Cross-posting from another project blog, sadly 24th April 2015 marks the centenary of the death of Erasmus, one of Darwin’s grandsons, in the trenches of WW1. You can read more of his story on the blog post below:
WW1 Remembered in stamps
The WW1 centenary has been widely marked by the issue of stamps and online exhibitions:
A fantastic and massive KS1 – KS3 teaching resource to download http://teacherspost.co.uk/the-last-post/
A fact picked up from Horrible Histories is confirmed on the Postal Heritage website, that the Post Office installed one of the largest temporary wooden buildings in the world at the time. It was in Regent’s Park, next to the ZSL London Zoo where Drawin once strode, to handle forces mail, within the sound of monkey whoops and wolf howls:
With the onset of trench warfare, all mails bound for troops on the Western Front were sorted at the London Home Depot by the end of 1914. Covering five acres of Regents Park, this was said to be the largest wooden structure in the world employing over 2,500 mostly female staff by 1918. During the war the Home Depot handled a staggering 2 billion letters and 114 million parcels (Postal Heritage website, First World War section)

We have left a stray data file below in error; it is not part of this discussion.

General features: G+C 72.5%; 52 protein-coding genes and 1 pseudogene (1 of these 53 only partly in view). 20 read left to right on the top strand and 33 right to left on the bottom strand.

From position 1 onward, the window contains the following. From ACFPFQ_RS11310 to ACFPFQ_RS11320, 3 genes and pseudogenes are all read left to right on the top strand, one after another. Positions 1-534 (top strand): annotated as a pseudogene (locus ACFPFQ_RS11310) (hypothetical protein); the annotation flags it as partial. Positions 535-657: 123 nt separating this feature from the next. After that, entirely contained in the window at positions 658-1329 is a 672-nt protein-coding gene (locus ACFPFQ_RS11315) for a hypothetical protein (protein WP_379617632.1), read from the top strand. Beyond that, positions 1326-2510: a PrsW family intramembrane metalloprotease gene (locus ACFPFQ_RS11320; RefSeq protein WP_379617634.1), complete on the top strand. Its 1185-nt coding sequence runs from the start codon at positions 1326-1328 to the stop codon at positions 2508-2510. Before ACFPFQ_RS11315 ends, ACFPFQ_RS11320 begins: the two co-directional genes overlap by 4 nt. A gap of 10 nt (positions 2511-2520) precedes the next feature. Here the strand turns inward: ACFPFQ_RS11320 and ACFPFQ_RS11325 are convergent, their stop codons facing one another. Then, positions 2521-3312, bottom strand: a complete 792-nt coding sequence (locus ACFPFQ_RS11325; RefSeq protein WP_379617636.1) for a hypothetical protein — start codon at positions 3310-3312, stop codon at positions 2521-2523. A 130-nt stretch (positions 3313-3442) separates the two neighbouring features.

The wartime postal service is mentioned in this BBC article:
The Post Office even had its own regiment, The Post Office Rifles. A 2015 Royal Mail pack of stamps pack commemorates the Post Office Rifles on the centenary of their arrival in France on 18th March 1915.
The 8th (City of London) Battalion, The London Regiment (Post Office Rifles) lost 1,800 killed and 4,500 men wounded by the end of the War.